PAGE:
Avengers 38

avengers 38Today, Spencer and Drew are discussing Avengers 38, originally released November 19th, 2014. 

You can’t tell the players without a program!

Traditional

Spencer: I actually bought a program at a ballgame once, and while it made a nice souvenir, I can’t say it helped me follow the game any better — if anything, it was a bit of a distraction. I didn’t need to be able to tell the players to follow the action on the field, but the same isn’t true for Jonathan Hickman’s Avengers epic; thankfully, Avengers 38 provides us with a pretty snazzy program of its own, free of charge!

Program

While only the characters in color actually appear in this issue, almost all of them play some sort of role in its story, making me increasingly grateful for this handy run-down. Actually, in its own way all of Avengers 38 is a program; the issue sets up the players in the upcoming conflict between the various Avengers teams as well as their motivations, allegiances, and weapons, and I have a feeling we’re going to be referencing this issue for quite a while to come. It’s place-setting, but place-setting is rarely this entertaining. Continue reading

Death Of Wolverine: Deadpool & Captain America 1

wolverine deadpool capToday, Greg and Taylor are discussing Death Of Wolverine: Deadpool & Captain America, originally released October 29th, 2014.

Greg: Is it macabre to say I hope I go to an Irish wake one day? Maybe my view is distorted by inaccurate media representations, but they seem vibrant, emotionally charged, full of humor and, well, life. Yet a sense of melancholy reverberates throughout — not unnecessarily maudlin, but genuine and cathartic. Death Of Wolverine: Deadpool & Captain America hits these disparate Irish wake-ish notes expertly, taking the reader through outstanding jokes and poignant gut-punches, sometimes on the same page. Continue reading

Avengers 36

avengers 36Today, Spencer and Drew are discussing Avengers 36, originally released October 8th, 2014. 

Spencer: Jonathan Hickman’s Avengers hasn’t exactly been a character-driven book; that’s not to say Hickman doesn’t have an excellent grasp on the various voices of his cast, but to say that this title is very much driven by the plot, with the characters often feeling like cogs in his Avengers machine. Starting with Avengers 35, though, the title skipped eight months into the future; catching us up to the activities of the various Avengers in this new setting has given Hickman a chance to refocus on his characters, as well as on some of the many plot points that have fallen to the wayside in the last nine months or so. Avengers can sometimes be a hard book to love, but issue 36 continues the return of the kind of storytelling that made me pick up this book in the first place.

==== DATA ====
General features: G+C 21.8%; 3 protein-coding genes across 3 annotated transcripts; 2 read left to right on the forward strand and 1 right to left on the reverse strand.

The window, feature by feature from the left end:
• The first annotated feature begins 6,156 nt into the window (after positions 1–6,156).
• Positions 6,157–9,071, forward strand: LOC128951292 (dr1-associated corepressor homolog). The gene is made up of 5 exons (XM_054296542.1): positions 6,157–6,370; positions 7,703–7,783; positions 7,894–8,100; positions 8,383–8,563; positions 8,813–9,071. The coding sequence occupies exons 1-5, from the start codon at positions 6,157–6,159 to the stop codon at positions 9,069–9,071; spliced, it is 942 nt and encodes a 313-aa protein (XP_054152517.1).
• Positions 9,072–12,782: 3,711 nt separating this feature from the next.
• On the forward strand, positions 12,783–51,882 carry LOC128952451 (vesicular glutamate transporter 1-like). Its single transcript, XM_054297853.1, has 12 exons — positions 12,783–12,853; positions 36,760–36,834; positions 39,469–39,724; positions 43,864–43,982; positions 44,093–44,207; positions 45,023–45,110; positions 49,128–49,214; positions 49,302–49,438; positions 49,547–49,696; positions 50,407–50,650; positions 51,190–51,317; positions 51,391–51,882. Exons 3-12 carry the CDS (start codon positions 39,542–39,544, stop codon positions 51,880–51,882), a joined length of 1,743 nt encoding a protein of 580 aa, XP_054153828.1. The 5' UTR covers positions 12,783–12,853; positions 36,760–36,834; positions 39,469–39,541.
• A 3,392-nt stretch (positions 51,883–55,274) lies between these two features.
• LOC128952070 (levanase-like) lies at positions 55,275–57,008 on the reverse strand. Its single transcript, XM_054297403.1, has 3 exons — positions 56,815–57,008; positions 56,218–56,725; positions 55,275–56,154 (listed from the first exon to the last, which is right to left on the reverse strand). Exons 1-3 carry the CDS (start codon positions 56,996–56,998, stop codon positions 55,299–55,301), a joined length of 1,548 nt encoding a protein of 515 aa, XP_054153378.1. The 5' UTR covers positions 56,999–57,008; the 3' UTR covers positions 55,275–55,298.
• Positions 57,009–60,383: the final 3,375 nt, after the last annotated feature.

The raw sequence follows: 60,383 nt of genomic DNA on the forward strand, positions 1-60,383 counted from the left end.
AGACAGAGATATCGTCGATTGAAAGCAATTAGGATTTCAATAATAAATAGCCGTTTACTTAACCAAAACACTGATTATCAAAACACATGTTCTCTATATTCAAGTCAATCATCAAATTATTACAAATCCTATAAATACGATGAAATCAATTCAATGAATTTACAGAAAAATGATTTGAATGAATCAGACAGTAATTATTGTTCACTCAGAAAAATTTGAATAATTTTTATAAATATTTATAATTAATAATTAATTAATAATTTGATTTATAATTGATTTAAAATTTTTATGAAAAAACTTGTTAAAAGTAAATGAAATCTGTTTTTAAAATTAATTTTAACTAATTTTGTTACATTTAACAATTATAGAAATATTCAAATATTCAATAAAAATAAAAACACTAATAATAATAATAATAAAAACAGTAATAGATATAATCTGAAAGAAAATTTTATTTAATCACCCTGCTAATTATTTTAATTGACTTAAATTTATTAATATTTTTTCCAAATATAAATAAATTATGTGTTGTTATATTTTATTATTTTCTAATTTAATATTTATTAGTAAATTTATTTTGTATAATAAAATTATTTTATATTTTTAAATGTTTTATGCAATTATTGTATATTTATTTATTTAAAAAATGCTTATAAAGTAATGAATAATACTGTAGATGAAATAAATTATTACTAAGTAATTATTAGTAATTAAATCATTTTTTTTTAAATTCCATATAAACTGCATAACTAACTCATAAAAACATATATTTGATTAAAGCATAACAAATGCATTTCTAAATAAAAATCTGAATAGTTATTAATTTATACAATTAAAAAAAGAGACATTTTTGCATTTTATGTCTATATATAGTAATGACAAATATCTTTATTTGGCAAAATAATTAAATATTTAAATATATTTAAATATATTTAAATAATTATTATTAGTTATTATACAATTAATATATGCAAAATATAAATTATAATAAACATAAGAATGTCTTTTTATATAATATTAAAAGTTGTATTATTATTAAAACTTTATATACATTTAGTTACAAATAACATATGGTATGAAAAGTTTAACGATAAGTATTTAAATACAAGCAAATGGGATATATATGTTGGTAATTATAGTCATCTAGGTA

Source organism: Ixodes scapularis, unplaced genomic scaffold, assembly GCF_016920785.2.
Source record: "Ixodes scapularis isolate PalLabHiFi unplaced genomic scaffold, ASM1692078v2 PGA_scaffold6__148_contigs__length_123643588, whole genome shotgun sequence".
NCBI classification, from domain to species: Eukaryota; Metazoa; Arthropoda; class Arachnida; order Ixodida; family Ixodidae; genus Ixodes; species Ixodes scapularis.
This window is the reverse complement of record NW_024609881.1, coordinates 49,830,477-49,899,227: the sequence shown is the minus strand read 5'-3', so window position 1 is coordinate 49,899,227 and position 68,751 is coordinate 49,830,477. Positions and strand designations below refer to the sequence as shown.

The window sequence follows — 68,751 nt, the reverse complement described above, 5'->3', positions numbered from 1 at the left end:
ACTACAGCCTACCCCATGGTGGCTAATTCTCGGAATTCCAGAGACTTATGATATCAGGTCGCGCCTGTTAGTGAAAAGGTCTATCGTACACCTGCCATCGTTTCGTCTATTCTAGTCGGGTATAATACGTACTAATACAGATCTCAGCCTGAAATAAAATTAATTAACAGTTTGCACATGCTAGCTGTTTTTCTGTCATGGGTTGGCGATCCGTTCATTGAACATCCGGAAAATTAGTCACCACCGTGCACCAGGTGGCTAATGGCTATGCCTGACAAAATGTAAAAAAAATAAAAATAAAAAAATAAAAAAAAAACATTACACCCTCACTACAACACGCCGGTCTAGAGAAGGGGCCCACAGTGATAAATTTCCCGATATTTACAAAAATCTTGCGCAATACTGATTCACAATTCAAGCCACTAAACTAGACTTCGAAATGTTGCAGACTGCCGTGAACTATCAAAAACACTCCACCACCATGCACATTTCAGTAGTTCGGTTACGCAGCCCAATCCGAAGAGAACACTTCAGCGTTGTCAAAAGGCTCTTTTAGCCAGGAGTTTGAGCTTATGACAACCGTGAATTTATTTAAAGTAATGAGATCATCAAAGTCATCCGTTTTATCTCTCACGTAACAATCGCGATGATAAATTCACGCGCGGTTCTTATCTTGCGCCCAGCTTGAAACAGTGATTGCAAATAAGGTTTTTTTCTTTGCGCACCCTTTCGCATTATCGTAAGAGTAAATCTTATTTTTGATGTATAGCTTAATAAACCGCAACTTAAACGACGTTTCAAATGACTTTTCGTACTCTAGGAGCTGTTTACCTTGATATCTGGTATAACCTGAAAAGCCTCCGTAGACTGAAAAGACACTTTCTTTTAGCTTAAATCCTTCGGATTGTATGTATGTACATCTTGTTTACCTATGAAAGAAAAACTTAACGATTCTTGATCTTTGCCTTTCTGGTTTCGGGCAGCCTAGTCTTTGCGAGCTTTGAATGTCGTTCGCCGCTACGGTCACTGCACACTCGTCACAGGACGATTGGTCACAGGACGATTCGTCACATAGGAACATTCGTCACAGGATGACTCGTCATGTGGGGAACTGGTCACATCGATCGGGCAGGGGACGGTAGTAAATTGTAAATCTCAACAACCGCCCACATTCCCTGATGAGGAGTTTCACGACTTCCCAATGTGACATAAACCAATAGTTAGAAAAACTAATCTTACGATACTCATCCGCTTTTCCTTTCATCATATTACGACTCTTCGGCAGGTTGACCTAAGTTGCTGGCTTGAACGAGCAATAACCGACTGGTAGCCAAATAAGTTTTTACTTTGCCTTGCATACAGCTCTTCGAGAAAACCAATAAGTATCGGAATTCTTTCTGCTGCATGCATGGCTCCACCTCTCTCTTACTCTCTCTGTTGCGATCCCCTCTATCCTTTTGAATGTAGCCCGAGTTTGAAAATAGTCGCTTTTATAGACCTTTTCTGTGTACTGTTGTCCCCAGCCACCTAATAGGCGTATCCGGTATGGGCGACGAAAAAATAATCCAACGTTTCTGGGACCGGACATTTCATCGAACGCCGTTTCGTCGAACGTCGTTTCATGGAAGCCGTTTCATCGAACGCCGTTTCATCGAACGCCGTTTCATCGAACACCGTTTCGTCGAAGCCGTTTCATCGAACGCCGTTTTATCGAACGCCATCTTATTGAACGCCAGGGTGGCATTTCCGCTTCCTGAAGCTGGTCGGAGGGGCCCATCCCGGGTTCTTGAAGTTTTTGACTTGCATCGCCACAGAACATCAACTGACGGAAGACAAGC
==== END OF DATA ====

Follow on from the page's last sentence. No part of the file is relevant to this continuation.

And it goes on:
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Inhumanity 2

inhumanity 2 INH

Today, Shelby and Ethan are discussing Inhumanity 2, originally released January 29th, 2013.

inhumanity div

Shelby:

Death is lighter than a feather. Duty, heavier than a mountain.

Shienaran proverb, The Wheel of Time

With great power, comes great responsibility.

Ben Parker, Spider-Man 

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Uncanny X-Men 15.INH

uncanny x-men 15 INH

Today, Taylor and Drew are discussing Uncanny X-Men 15.INH, originally released December 11th,  2013.

Taylor: The wonderful thing about monthly comics is that you get to spend a lot of time with the characters you love. When you think about it, these characters become part of your life for months and sometimes even years. The massive amount of space and time allotted to authors to bring these characters to life is full of potential and can pay off in unexpected ways. By not being constricted with set schedules and the need to develop a plot quickly, authors have the chance to tell us stories with characters that are as real as the people we meet in everyday life. In Uncanny X-Men 15.INH Brian Michael Bendis shows us the limitless possibility of character development in comics as well as some of its pitfalls. It’s a fascinating read — and fun to boot.